Author(s): Lakadamyali M, Rust MJ, Zhuang X
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Abstract Cells rely on the correct sorting of endocytic ligands and receptors for proper function. Early endosomes have been considered as the initial sorting station where cargos for degradation separate from those for recycling. Using live-cell imaging to monitor individual endosomes and ligand particles in real time, we have discovered a sorting mechanism that takes place prior to early endosome entry. We show that early endosomes are in fact comprised of two distinct populations: a dynamic population that is highly mobile on microtubules and matures rapidly toward late endosomes and a static population that matures much more slowly. Several cargos destined for degradation are preferentially targeted to the dynamic endosomes, whereas the recycling ligand transferrin is nonselectively delivered to all early endosomes and effectively enriched in the larger, static population. This pre-early endosome sorting process begins at clathrin-coated vesicles, depends on microtubule-dependent motility, and appears to involve endocytic adaptors.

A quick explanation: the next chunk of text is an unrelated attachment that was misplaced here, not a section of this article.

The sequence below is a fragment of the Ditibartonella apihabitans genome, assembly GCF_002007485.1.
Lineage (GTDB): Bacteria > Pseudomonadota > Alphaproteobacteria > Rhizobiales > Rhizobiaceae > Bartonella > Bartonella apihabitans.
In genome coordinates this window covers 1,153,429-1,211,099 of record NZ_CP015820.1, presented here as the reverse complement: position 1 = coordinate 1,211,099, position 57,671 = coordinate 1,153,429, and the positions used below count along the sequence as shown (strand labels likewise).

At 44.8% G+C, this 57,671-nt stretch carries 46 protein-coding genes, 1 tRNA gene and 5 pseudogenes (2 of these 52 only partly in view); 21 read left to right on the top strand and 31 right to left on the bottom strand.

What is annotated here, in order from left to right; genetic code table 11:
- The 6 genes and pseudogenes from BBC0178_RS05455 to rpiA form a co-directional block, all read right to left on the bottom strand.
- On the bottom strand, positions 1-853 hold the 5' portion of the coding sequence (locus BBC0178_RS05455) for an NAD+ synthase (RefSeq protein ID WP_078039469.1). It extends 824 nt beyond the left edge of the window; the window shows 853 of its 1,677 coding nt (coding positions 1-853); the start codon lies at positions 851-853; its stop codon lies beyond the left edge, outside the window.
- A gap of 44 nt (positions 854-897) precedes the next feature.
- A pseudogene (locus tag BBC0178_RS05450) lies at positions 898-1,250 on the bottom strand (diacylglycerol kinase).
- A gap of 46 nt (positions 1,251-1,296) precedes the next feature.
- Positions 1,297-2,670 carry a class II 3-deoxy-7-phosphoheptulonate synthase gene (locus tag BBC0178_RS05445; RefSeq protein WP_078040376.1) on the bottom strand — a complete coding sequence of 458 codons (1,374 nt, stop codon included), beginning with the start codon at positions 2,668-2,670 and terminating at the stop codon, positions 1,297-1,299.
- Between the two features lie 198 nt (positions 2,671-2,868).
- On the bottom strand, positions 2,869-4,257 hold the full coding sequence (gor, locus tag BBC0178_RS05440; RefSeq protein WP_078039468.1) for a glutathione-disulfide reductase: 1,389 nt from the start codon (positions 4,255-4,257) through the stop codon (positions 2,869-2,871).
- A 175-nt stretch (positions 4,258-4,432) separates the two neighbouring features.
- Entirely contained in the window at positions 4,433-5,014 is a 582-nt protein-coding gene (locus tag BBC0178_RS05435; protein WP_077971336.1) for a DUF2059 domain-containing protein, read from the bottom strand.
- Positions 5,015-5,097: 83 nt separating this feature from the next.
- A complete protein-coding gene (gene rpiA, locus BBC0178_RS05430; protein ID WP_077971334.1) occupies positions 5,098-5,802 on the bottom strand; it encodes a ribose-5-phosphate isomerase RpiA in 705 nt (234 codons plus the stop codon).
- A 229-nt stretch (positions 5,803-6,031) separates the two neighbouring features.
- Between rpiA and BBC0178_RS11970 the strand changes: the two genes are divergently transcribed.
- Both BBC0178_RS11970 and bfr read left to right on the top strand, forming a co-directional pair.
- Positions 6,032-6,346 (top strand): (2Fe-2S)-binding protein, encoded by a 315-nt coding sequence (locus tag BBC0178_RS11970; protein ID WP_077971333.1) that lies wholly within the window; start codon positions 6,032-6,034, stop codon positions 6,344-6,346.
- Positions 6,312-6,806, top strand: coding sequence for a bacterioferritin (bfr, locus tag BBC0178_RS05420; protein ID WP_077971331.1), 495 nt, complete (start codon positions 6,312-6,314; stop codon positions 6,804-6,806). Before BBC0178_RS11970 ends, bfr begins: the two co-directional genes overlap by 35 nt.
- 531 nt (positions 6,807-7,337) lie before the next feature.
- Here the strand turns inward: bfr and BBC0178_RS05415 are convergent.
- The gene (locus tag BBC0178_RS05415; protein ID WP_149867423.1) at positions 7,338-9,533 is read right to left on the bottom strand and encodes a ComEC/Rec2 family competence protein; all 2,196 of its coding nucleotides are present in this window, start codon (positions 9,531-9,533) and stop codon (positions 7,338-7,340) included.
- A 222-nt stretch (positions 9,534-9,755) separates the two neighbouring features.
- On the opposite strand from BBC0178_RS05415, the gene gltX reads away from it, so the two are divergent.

This article was published in Cell
and referenced in Journal of Bioequivalence & Bioavailability